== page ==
Happy 25th anniversary to one of my favorite albums, REM’s Out of Time. I was admittedly late to the game with REM, as I didn’t really discover them until the mid 90’s, but they easily have been one of my favorite bands ever since.
I decided to rank each song on the album. Not because anyone paid me to do it, but because I am a fan, and I love the music. So here goes nothing!
11) Radio Song
While there is no bad music on this album, this song is probably the most disjointed. It goes in different directions musically, and the random ending featuring rapper KRS-ONE just doesn’t fit. To me, it feels like the band snarkily picked the title of the song after being forced by the record company to write a “radio song.”
10) Me in Honey
Nothing against Kate Pierson of the B-52s. She’s part of a legendary group that’s made great music. However, she doesn’t blend amazingly with Stipe’s vocals. The harmonies are slightly off, and the main guitar riff does get a bit repetitive. In the end, you have a pretty standard late album cut.
Yeah, Low is a sad-sounding song, but I’m not picking on it because of that. What kills this song is it’s placement on the album. It appears immediately after Losing My Religion and before Near Wild Heaven, the two most upbeat songs. For that reason alone, I find myself skipping over it a bit.
8) Shiny Happy People
This song isn’t nearly as bad as people say it is, but it’s by no means classic REM. Again, I like Kate Pierson but she doesn’t blend with Stipe and Mike Mills on vocals. The video is what I like to call “visual vomit.” Listen to this song at your own risk though. Any bleed through on your iPod and you will get dirty looks on the subway. I know from experience.
Just in case you forgot REM was from the south, this twangy gem pops up. There are no lyrics, just Stipe humming along to a really good guitar riff.
Mills takes the lead on this one, and even though the guitar riff sounds pretty similar to the rest of the album, there is a good mix of slide lead guitar along with a string ensemble which sounds pretty cool. Solid musically, but not the catchiest of the bunch.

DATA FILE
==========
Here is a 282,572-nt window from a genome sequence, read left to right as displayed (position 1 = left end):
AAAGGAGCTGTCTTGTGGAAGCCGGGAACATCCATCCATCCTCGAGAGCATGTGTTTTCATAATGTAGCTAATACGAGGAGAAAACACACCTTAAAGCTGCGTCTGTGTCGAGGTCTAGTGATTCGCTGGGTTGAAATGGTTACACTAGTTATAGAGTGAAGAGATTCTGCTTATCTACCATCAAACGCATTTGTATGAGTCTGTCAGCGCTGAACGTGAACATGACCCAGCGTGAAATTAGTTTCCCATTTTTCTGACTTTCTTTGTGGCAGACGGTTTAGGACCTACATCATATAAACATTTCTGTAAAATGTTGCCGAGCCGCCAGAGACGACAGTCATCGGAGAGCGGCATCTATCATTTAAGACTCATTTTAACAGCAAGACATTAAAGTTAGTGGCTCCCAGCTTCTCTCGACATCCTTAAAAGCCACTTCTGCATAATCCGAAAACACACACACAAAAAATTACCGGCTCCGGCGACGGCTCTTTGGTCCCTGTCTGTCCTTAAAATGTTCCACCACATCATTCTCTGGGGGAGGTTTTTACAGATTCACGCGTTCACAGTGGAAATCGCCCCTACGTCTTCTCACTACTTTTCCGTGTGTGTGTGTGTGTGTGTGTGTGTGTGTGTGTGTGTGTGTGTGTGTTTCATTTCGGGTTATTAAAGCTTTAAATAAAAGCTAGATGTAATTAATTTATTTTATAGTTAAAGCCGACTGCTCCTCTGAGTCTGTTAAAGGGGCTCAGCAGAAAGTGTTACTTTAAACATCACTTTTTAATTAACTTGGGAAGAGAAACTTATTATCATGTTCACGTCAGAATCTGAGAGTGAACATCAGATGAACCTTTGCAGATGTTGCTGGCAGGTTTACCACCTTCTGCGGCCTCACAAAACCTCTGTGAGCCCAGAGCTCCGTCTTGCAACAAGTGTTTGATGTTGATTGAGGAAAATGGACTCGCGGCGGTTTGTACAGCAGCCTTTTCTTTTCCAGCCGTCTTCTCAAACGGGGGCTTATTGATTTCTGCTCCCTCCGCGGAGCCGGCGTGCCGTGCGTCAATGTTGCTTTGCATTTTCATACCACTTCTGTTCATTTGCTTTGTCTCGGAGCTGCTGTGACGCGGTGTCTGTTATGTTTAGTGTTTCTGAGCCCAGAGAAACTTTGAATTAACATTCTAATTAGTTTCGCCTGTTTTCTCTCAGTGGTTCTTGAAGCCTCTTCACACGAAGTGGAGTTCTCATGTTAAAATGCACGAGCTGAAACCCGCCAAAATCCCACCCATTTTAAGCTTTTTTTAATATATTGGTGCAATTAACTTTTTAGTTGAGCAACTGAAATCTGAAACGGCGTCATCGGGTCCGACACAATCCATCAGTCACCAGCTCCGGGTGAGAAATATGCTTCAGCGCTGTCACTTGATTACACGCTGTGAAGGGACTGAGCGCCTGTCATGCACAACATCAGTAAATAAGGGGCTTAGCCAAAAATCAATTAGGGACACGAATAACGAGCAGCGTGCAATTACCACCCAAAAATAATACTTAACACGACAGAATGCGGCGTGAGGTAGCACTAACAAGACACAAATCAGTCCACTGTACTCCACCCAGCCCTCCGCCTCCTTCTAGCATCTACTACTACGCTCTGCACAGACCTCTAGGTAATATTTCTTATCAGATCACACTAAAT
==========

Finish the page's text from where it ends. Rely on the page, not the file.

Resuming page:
5) Near Wild Heaven
Again, Mike Mills appears on lead vocals, while Stipe takes to the background. This is a fairly benign song, with a simple but effective guitar riff. Note the similarities between this song and the classic Weird Al style parody Franks 2000″ TV.
4) Half a World Away
Mike Mills wrote one of the most underrated lead organ riffs ever. Add strings, Stipe’s great vocal performance, and oh my, is that a harpsichord? What a great track, and it’s only number four on this list!?!
3) Country Feedback
This song is damn powerful, and if you love REM deep cuts, this is an important one to love. This one has a stream of consciousness style that just seems to get more intense as the song goes on. It’s placed perfectly in the album, and has a dark southern feel that must be admired.
2) Losing My Religion
Admit you still love this pop hit 25 years later. I sure do. Does anything else really need to be said about this one? It still gets played. A lot.
This song is in a world of its own. Belong sticks out like a sore thumb on this album, and that’s not a bad thing. The verses are spoken recitations, which contrast starkly with the chanting chorus, featuring Stipe, Mills, and Berry on vocals. Their harmonies are intense, and they show off the sick range Stipe has. There is healing power in this song, hence it’s top spot.